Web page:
Regarding specifically the 'sweet spot', fans will work best when they are mounted at the same distance from the radiator as they were designed, which is generally as close to the radiator as can be mounted. In some cases, it might very well be an inch, but I've tested a lot of fans and that's not a perfect fit for all. They will drop off in performance dramatically as you move them farther from the radiator, so in the instance of a fan having a mount 1/2'' off, 1" isn't a great idea. (Air, like water, takes the path of least resistance and would pull from within the shroud as well as the radiator.)

Regarding my testing, again, it's a legal issue why I won't publish my results. I did not intend to sue or be sued when I started the testing, but thought it could be a division within my company. If I would have been planning for a suit, I would have done some things differently.

Finally, to address your formula's, I didn't try to engineer a fan system, which is where one would typically start with the btuh transfer forumla's. It wasn't that complicated of an issue, I simply measured what the factory fan was moving and tried to find an electric fan to do the same. I know from doing fan testing that the 3500 cfm advertised by certain manufacturers is b.s. and decided to try my own options. Specific again to the 'sweet spot', I was hoping when I started to find a single fan capable of the volumes required that wasn't such a drain on the electrical system, and was curious how different blades would react to different depths within a shroud. I didn't accomplish squat with this because the fan blades/motors are fairly weak in order to keep the amp draws low, and the fans cannot develop significant suction inlet s.p. with the additional free area gained by extra spacing from the radiator.

Early on in the project, had 'insider' conversations with 4 honest fan manufacturers and I came to the conclusion I'll never remove a manual fan for an electric in a truck. Just not enough gains to justify the price in my opinion. Continued with the testing until I realized it wouldn't be worth it from a business standpoint.
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Old 07-29-2010, 07:41 PM
Eddiec1564 Eddiec1564 is offline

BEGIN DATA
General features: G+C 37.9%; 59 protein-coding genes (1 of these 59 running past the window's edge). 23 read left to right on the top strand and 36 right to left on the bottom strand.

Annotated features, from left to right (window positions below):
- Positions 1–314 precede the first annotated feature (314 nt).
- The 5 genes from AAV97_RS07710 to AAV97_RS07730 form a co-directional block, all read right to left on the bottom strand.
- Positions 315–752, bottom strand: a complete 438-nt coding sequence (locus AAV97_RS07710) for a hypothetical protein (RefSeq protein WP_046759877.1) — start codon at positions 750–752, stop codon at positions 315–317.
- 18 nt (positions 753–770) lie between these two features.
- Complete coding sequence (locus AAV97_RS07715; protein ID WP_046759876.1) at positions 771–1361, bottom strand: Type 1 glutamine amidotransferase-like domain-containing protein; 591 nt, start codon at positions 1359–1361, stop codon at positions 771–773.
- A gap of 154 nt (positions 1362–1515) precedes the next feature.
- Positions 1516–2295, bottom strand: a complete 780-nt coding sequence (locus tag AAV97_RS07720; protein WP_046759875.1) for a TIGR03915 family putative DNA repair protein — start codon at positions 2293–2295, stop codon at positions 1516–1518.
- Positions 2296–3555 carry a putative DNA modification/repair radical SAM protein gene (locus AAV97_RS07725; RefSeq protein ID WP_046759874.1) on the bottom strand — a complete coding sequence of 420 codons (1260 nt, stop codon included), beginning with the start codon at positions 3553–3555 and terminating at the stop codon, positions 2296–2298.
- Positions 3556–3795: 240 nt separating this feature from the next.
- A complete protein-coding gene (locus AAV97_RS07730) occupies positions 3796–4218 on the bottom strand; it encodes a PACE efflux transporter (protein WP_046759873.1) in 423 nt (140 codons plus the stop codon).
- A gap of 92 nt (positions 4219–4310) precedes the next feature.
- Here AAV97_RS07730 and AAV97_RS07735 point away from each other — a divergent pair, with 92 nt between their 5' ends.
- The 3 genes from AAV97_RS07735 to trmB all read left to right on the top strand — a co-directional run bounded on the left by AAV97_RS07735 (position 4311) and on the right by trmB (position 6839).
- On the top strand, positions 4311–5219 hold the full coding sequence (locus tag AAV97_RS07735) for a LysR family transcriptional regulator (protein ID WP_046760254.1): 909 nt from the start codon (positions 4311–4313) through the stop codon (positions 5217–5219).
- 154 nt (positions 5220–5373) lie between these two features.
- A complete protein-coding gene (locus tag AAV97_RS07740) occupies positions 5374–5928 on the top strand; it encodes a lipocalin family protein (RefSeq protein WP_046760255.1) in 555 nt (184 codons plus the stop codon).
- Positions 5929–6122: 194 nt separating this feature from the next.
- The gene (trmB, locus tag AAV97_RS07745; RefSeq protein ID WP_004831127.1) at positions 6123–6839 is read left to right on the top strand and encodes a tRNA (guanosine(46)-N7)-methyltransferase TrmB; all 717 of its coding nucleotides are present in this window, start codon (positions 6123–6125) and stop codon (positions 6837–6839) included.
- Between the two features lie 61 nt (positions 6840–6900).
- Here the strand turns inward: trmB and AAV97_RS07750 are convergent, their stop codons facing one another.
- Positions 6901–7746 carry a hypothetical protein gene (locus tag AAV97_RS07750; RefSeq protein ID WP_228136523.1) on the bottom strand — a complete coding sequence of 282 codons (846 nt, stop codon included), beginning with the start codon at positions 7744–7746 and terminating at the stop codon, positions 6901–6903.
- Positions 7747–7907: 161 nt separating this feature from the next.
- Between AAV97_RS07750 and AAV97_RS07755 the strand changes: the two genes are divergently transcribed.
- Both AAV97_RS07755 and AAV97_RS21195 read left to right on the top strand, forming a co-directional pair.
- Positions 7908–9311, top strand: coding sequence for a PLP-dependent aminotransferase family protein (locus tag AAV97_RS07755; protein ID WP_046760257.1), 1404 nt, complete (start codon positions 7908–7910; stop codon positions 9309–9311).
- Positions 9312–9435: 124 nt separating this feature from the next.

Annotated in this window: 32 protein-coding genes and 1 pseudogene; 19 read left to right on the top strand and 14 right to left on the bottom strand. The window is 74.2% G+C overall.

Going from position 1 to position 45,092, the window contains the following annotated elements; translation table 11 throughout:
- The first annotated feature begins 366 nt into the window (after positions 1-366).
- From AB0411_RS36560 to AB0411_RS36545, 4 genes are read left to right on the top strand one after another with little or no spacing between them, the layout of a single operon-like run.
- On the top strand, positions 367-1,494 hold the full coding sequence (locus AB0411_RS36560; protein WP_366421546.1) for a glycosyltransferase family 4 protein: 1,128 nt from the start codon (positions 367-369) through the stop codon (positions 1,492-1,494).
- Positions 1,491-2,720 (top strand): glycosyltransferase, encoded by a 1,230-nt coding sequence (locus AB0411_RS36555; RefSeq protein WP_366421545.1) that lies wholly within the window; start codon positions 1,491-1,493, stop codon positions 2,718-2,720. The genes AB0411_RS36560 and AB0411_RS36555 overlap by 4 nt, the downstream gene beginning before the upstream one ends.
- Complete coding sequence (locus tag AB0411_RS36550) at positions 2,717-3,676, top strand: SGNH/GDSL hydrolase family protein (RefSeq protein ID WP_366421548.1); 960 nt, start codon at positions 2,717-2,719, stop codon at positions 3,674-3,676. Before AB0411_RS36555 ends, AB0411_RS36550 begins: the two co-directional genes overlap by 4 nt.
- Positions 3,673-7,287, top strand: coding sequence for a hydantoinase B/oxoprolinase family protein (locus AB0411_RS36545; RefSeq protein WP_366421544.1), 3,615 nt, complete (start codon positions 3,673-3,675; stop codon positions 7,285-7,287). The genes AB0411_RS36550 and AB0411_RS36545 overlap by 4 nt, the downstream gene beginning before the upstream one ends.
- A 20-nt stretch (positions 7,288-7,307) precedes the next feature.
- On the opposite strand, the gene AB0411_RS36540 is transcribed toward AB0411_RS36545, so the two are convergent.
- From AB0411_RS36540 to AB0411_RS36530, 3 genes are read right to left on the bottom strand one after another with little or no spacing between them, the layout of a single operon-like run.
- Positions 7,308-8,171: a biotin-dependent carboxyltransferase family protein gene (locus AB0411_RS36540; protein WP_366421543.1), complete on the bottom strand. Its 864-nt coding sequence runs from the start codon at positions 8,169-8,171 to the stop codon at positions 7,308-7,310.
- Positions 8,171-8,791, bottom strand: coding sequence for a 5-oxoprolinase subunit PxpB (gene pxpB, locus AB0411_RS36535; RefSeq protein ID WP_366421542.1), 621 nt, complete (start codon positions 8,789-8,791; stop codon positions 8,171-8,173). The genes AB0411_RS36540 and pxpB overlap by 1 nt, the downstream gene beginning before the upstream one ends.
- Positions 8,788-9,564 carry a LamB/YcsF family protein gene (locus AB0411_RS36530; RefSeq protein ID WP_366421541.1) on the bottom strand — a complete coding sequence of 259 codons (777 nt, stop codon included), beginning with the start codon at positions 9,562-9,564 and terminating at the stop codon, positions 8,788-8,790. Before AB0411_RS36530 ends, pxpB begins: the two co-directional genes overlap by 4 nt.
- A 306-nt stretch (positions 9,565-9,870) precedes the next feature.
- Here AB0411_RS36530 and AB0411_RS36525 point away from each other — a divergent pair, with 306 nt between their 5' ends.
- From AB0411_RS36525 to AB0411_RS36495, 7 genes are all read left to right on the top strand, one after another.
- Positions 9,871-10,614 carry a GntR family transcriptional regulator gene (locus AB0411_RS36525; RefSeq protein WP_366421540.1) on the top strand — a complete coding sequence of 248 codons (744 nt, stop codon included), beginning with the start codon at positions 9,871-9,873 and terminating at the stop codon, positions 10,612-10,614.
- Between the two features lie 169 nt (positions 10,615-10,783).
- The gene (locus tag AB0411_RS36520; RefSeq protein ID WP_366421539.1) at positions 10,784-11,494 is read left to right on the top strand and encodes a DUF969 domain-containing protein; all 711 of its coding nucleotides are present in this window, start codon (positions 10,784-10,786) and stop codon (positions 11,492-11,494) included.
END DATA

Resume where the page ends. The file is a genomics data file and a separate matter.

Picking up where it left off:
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Originally Posted by hutch1973 View Post

, I simply measured what the factory fan was moving and tried to find an electric fan to do the same. I know from doing fan testing that the 3500 cfm advertised by certain manufacturers ................. Specific again to the 'sweet spot', I was hoping when I started to find a single fan capable of the volumes required that wasn't such a drain on the electrical system, and was curious how different blades would react to different depths within a shroud. I didn't accomplish squat with this because the fan blades/motors are fairly weak in order to keep the amp draws low, and the fans cannot develop significant suction inlet s.p. with the additional free area gained by extra spacing from the radiator.

.

On the factory fans, were they driven from the engine or factory E fans? If you did get CFM from the engine driven fans, what ranges where the CFM? I doubt Ford will say anything about it as there are tons of other info out there.
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  #36  
Old 07-29-2010, 07:58 PM
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Originally Posted by Eddiec1564 View Post
On the factory fans, were they driven from the engine or factory E fans? If you did get CFM from the engine driven fans, what ranges where the CFM? I doubt Ford will say anything about it as there are tons of other info out there.
Factory fan info I'm not worried about, and in all cases it was a mechanical clutch fan. I had an Expedition when I started this, and at idle it wouldn't pull more then 1500 cfm through the radiator. I also checked a 2001 Dodge Ram 1500 under the same conditions, and that was pretty similar. Did some tests at lower speeds, city driving under 20 mph, and 1900 cfm was a fairly common reading. Once you get over that speed, I was getting much higher airflows, but at that point the mechanical fan was kicking out and free wheeling.

Figured 2000 cfm was a safe bet for my purposes with a safety factor, and later I did find some fan manu that published some charts and it seemed to confirm that.